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Mewslade Drystone Wall

The reconstruction of the dry stonewall in Mewslade Valley was a project that we were delighted to have been associated with. As a major contributor to the Gower Landscape Parrtnership Scheme it was difficult to give it an award as a scheme. 

However the workmanship, tenacity and final end product could be attributed to a single person. Andy Roberts commenced work in late 2016 and completed the final section in July 2019. He worked in all weathers, on his own and with only basic holidays to relieve the pressure to completion. Out of the 500 plus metres of drystone stone wall Andy rebuilt over 450 metres. Some of the wall was 3m high in places and it was a daunting task when it was first considered. Another stone waller Any Jones reconstructed the much shorter section and also showed considerable skills and tenacity as well as working in all weathers. We do not wish to detract from his contribution but only a single award was considered appropriate.

We therefore awarded Andy Roberts a unique personal Award for 2018 for his contribution to traditional stone walling on Gower.

The award was presented as usual at the AGM but regrettably Andy himself was conveying his parents from their home in Wrexham to their holiday destination in the north of England. However in his absence his partner Esta Ley received our award and said how pleased that she and Andy were and how proud that he was to have his workmanship recognised.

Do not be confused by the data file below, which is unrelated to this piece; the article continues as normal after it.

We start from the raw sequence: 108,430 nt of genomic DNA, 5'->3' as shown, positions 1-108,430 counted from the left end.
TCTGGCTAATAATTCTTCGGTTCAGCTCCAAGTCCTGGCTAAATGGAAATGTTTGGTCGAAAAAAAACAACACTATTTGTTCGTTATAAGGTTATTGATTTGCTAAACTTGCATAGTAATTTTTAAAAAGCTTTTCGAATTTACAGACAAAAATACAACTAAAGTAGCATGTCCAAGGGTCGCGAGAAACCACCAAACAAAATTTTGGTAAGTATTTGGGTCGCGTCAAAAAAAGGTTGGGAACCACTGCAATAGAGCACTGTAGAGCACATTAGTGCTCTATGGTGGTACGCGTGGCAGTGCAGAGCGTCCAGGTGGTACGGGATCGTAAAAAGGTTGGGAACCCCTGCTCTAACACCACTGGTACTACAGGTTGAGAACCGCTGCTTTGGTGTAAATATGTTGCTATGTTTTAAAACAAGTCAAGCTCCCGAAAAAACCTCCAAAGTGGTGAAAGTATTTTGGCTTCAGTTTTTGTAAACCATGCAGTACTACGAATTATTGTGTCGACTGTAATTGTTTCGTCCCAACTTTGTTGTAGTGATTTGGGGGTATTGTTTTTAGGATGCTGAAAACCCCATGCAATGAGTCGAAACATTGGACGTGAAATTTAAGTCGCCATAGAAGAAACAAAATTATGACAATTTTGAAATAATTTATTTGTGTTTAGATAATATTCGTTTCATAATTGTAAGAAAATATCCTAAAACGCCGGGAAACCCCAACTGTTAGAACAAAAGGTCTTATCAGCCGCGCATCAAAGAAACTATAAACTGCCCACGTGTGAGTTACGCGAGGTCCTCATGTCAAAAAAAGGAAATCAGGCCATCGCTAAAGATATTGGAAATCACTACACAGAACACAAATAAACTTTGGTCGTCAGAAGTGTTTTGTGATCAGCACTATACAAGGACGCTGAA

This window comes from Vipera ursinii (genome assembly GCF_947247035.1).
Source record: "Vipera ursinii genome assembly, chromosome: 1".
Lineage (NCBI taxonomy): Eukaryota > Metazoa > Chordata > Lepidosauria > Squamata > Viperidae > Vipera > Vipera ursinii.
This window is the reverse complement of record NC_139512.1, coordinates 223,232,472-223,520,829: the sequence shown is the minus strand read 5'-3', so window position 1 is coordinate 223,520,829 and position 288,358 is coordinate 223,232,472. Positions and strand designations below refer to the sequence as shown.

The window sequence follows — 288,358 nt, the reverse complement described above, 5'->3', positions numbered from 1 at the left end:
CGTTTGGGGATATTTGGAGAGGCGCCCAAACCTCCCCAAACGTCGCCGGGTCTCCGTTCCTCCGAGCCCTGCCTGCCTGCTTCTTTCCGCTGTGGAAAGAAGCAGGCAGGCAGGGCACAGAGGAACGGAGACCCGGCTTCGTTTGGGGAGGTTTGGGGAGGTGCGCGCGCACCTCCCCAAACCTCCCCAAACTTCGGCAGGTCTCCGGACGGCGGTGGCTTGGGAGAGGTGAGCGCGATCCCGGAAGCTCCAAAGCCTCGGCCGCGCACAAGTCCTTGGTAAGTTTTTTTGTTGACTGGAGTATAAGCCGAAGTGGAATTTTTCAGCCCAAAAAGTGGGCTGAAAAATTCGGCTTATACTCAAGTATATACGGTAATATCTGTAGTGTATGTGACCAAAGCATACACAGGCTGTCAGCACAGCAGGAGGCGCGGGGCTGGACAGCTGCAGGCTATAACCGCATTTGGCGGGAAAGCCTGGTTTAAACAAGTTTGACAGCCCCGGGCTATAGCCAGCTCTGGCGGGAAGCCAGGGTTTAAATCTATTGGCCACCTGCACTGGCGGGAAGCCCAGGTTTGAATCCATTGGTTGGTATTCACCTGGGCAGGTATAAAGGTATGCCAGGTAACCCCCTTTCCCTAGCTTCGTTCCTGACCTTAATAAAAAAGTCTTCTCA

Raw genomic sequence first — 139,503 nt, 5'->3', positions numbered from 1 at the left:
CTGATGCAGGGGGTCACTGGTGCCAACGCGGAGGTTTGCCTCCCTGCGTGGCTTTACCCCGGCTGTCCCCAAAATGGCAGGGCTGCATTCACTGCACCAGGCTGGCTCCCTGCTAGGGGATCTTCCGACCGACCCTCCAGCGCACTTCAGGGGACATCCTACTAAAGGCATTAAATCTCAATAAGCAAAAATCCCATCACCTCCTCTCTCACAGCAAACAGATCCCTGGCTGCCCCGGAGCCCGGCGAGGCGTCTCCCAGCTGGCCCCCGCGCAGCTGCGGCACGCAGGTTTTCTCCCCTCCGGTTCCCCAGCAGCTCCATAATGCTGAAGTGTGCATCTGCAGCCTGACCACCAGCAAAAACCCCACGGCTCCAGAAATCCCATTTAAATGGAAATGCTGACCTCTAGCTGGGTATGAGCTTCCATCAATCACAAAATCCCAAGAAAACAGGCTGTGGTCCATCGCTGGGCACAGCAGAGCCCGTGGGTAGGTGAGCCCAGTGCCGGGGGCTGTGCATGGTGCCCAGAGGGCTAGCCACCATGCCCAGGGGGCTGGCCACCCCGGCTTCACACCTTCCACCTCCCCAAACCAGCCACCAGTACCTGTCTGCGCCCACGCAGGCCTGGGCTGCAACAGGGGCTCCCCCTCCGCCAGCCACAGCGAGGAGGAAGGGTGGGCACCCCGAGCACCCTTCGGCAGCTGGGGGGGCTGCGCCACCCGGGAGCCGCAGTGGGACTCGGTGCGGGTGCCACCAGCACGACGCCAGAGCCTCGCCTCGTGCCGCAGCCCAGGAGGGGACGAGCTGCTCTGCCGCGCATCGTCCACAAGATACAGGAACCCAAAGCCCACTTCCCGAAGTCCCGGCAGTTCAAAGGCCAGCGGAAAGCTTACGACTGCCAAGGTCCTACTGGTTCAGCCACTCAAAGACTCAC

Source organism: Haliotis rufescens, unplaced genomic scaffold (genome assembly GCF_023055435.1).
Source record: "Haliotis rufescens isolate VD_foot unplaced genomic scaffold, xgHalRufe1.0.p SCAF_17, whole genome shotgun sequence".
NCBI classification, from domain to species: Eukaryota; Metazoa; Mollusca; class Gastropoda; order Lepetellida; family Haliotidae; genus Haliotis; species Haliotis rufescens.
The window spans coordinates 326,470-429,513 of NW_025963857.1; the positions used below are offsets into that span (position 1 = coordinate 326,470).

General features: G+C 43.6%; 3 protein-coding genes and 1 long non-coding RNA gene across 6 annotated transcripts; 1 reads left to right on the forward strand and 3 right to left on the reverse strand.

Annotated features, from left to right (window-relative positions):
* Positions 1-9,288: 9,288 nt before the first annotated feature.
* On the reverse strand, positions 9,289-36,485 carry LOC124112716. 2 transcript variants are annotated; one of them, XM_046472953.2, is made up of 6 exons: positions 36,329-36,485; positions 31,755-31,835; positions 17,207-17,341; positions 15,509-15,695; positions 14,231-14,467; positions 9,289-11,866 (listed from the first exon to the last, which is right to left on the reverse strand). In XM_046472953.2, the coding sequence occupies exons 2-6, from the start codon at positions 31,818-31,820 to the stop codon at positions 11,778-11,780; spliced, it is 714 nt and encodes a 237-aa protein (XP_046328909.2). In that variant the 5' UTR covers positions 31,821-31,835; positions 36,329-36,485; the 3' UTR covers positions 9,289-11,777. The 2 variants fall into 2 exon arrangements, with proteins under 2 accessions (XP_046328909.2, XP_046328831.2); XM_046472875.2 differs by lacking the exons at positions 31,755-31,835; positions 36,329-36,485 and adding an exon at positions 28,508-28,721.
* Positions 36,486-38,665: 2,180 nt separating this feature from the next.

We urge any reader to submit suggestions for the 2019 Awards by late 2019 and for presentation at the 2020 AGM. It is impossible for the Committee to see every project within the City and County of Swansea and we prefer rural and fringe urban area projects from Rhossili to Mynydd y Gwair.


Scurlage Social Housing

14 semi detached houses constructed by Family Housing association Wales.

This award is given for the design and construction of 14 semi-detached two and three bedroomed houses on farmland owned by the City and County of Swansea. In effect this is an extension of a Scurlage that originally consisted of post war council houses, the majority that have now been sold to tenants. The houses are constructed to the highest modern standards and owned by the Family Housing Association Wales based in Swansea. There has been a huge demand for rented accommodation on Gower for local people.